Thursday, February 28, 2008

Goodbye Old Friend

I kept it as long as it was still socially responsible to have it but, like the hike, all great things must end. Yesterday morning I shaved my beard into a few funny face styles, well, funny to me. This beard was the result of 159 days of growth. I didn’t trim it except for the area above my mouth. Definitely a successful experiment, my first ever venture into facial hair. It took at least ten years off my life, I am back to looking like a 12 year old. I have blown the dust of my license in preparation for trips to the bar. Here are a few photos of my transformation; I was tempted to stop at the handlebar, but Alice wasn’t in to it.



Just before heading off to Stewart Island I stopped off at a sports store to inquire about fishing. I heard it could be good if you could find a deep pool off the rocks that was kelp free. I ended up purchasing a hand line; fishing line wrapped around a plastic disk. We headed across on the ferry and I was so excited I tried fishing off the wharf in Golden Bay the night we got there; I didn’t catch anything. On the track I did have a bit of success, I caught two striped parrot fish and a spotty. Almost had a nice blue cod, but it got off near the rocks. I did my best to fillet the two parrot fish which proved to be difficult with our tiny knife but they were a nice addition to the dehydrated meals we were eating.

On our last day on Stewart Island we had a special treat, Jim, a Stewart Island local, took us out to his mussel farm to go cod fishing. We’d met Jim and his friend Phil while they were hunting at Rakeahua Hut a few days earlier. I was after local fishing knowledge so was grilling them about good spots near Oban. Turns out the fishing isn’t any good there without a boat. Jim said if the weather was nice he’d take us out. Despite the gloomy forecast, we had perfect sunny skies and no wind so off we went. It was really interesting checking out the farms, mussel farms are something neither of us have had any experience with so it was cool to see the whole process. Jim also knew the spots to find cod, they started biting straight away. Between us we caught 6 huge blue cod, the largest being about 50cm. Very impressive.

On the topic of fish, if you are after the best fish and chips ever you must go to the Kai Kart in Oban. Jim’s wife, Hilly, cooks up fresh blue cod and the crispiest chips. So delicious. Thanks to Jim and Hilly for your generosity, we really enjoyed meeting you both.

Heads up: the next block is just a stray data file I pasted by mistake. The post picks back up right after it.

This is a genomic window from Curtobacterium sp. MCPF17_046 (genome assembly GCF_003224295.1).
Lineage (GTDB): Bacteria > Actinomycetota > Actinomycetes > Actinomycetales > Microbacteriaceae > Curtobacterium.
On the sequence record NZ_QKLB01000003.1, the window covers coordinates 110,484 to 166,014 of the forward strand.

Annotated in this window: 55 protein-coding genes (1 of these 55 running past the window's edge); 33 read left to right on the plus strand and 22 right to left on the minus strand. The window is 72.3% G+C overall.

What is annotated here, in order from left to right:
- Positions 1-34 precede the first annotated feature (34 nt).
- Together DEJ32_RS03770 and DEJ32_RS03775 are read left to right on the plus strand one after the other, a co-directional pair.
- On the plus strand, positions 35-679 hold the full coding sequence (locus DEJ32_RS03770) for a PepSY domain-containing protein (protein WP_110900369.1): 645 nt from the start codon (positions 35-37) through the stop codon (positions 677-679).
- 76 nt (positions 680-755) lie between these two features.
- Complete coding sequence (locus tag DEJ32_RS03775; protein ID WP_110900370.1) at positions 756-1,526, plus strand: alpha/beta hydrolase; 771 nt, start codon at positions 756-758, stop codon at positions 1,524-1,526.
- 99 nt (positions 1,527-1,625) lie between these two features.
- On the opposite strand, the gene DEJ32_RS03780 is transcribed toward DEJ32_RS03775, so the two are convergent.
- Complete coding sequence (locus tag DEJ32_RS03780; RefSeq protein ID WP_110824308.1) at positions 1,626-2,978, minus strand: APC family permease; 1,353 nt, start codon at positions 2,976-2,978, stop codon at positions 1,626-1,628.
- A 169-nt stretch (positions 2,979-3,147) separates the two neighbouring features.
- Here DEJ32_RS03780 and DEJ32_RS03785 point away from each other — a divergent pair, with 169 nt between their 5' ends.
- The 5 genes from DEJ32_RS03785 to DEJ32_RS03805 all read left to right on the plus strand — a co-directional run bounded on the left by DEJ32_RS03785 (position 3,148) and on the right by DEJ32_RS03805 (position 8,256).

Dennis with his first parrot fish
Dennis filleting the fish
Kai Kart – best fish and chips you can get
Hilly and Vanessa running the Kai Kart
Alice with the biggest blue cod of the day

Stewart Island 3

Dennis on the muddy track to Doughboy Bay
Us on Mt Rakeahua
Another kiwi
The wharf at Fred's Camp Hut
Enjoying a frosty cold beverage at the end

Stewart Island 2

Smoky Beach x3
Long Harry Beach
Alice watching one the five kiwi we saw

Stewart Island

Wow, what an ending. Stewart Island was amazing, definitely one of our favourite sections. We didn’t want to come home. It was everything we had expected and more.

Once again we got lucky with the weather. We left the DOC office on our first day to a forecast that predicted rain for the next 9 days. The information brochure about the island said that it rained 275 days a year. Seeing as it hadn’t rained properly in over a month, we figured it was overdue and our luck with good weather had run out. Not so. We ended up having rain a couple of nights but other than that it was fine, just a bit overcast. We couldn’t complain, it made for a nice hiking temperature.

We walked for 13 days over the North West and Southern Circuit tracks that go in a loop around the top half of the island, following the coastline. We walked through bush every day, with the track dipping down to amazing beaches. Each one was different. The thick bush went right down to the coastline, with the only bad part being the hook grass that lined parts of the track. I had shaved my legs in Invercargill so didn’t have too bad a time with it. Dennis was another story. The nasty hooks would rip at his leg hairs as they gripped on, then rip again as he pulled them off. There’d be times when he’d spent five minutes de-hooking himself, only to be covered again straight away.

The track was what you would call undulating. Up, then down, up, then down… When we left Halfmoon Bay at the start my pack weighed 18kg, Dennis’ weighed 22kg. These were our heaviest packs. We did our best to pack light food but there’s only so much you can cut out and still survive for 13 days. My pack didn’t make me a happy tramper on the first few days, those hills were hard. Normally I like hills – they give challenge and rewarding views, but adding a third of my body weight to my back slowed me down. Dennis, of course, was fine so we ate out of my pack for the first couple of days then I was fine. Back to loving the hills again.

As I mentioned in our last post, Stewart Island is renowned for it’s mud. The mud was great for us, you could avoid or walk over it, although even after over a month without rain the ground was definitely still very squishy in parts. There were sections on the Southern Circuit that required some innovative manoeuvring to get around the mud. And this wasn’t your typical, squelchy mud. This was bog. Big black holes of unknown depth, strange smell and a weird film covering the top. What you would call a ‘no fall zone’, as we teetered over the top on precariously placed branches and tree stumps. We were dirty enough after 2 weeks without showering without falling into something like that.

We had a much more social time on Stewart Island than we’d had the opportunity to have during the rest of our trip. For the first time we stayed with the same people in the huts over multiple nights. We met groups of hunters who showed us penguins, trampers from all over Europe and America, and Stewart Island locals. This really made our trip more memorable.